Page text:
|"His resume speaks for itself. I think the board a week or two ago was laying out what a candidate should have, and I think it would be hard to find anyone who better matches that description than Don Ogilvie, certainly when you look at his role as a partner with the state looking at this district "
-- Jason Zwara, Buffalo ReformED
|" I look forward to working with him. I think he has the understanding that he needs. I think it might be easier for somebody from within the Buffalo Public Schools. He is going to need a good number 2 and number 3."
--Phil Rumore, Buffalo Teachers Federation
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Chancellor Emeritus Bob Bennett, NYS Board of Regents
Buffalo School Board Pres. James Sampson
Board Member Larry Quinn
"His relationship with the State Education Department, specifically the fact that he was on the joint intervention team that came and looked at what was going on in Buffalo Public Schools gives him insight," says Sam Radford, of the District Parent Coordinating Council.
As part of that team, Ogilvie wrote a six page letter so critical of Buffalo Schools, that the then administration declined to release it to board of education members until told to do so by state officials.
"It is obvious by the sheer number of schools identified as persistently low achieving, that the overall performance has not improved. Absences and suspensions are excessive, drop-outs continue, and the graduation rate is dismal and must be addressed. Academic expectations are not enough,"
- Superintendent candidate Don Ogilvie in a 2010 letter to the State Education Dept.
|What Will Ogilvie Do?
Click Here to Read His 2010 Letter Outlining The Changes Needed in Buffalo Schools
Last year the state ordered the co-operation with BOCES to try and boost a graduation rate of 47 percent. In 2013 numbers released since then, the rate rose approximately 3 points to 51 %.
The contract with Ogilvie is expected to pay him approximately $218,000 . In a letter to board members announcing the intent to vote on his appointment tonight, Board President James Sampson wrote " Essentially he will be paid the same as Doctor (Pamela) Brown. There will be no fringe benefits and no provision for bonuses or merit pay. Also he can terminate the contract with 30 days notice as can the BOE. "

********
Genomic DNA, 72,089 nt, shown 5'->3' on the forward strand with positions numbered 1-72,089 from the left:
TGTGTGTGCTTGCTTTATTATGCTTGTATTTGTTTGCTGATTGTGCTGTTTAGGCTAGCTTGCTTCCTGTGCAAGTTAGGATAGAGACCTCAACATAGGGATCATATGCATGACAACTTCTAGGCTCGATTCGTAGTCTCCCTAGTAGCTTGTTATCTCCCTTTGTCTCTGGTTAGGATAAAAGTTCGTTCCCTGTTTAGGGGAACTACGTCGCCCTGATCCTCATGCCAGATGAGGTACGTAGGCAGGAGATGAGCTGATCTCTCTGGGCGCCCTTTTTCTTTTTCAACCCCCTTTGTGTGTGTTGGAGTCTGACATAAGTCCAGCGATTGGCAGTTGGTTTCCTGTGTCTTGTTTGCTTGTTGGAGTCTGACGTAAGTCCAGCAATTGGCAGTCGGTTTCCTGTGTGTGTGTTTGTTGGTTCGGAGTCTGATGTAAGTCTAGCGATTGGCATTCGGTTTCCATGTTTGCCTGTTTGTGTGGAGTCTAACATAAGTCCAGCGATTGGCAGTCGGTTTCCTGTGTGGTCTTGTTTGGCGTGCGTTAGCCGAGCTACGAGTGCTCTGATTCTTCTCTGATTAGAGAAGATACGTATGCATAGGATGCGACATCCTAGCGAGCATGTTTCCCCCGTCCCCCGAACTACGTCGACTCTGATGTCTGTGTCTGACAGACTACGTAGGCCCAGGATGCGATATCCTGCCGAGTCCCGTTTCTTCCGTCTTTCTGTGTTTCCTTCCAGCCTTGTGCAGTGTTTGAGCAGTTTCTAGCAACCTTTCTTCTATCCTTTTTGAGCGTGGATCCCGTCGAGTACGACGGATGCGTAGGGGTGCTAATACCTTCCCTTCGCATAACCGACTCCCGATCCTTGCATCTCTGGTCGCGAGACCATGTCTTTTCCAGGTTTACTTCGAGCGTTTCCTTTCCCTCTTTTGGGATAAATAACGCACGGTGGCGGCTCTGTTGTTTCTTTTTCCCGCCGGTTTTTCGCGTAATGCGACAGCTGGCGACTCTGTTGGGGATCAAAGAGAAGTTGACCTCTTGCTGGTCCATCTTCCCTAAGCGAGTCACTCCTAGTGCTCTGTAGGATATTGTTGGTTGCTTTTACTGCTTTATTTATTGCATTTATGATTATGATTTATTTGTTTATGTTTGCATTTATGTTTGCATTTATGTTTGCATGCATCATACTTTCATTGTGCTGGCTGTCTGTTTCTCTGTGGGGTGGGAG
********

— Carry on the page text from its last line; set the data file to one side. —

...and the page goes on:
Based on the plans that various board members had floated publicly, Ogilvie will be a long term interim, to try and implement reforms, before handing day to day administration of a restored school district off to another administrator in approximately three years.
Here's what Zwara's Buffalo ReformED, a advocacy group, wrote of the Ogilvie hiring:
Despite the board's new minority's efforts to stall and delay the search for and naming of a longer term interim superintendent, the new majority under board President James Sampson has recruited former Erie1BOCES superintendent Don Ogilvie to lead the district for the next one to two years while a thorough search for the next permanent superintendent is conducted. Few can claim a better resume and background than Ogilvie, who has been a teacher, principal and superintendent across numerous Western New York districts, as well as a key asset to the State Education Department during his 17 year tenure as Erie1BOCES superintendent.
But the new board is not content just to name an interim superintendent and allow several weeks or months to fade away while the new person develops their own action plan: the new board has also come forth with an outline of an action plan, identifying six priorities for the interim superintendent to immediately focus on. These priorities include: immediately expanding high-quality choice options, realigning the central office structure of the district, negotiating a new contract with the teachers' union, and engaging stakeholders, especially parents and the State Education Department, in moving forward over the coming years.
This simple act alone, of a set of priorities coming from the board leadership, is refreshing and a much needed change. Any person familiar with any sort of organization with an elected board, be it a non-profit, a corporation, or a government entity like a school board, knows that the board's primary responsibilities are setting the vision for the organization and hiring the chief executive officer, the person directly responsible for carrying out that vision. Under previous boards, this board function was simply ignored; instead, the board selected a superintendent, then entrusted that person to develop and implement their own vision. The results over the past several decades speak for themselves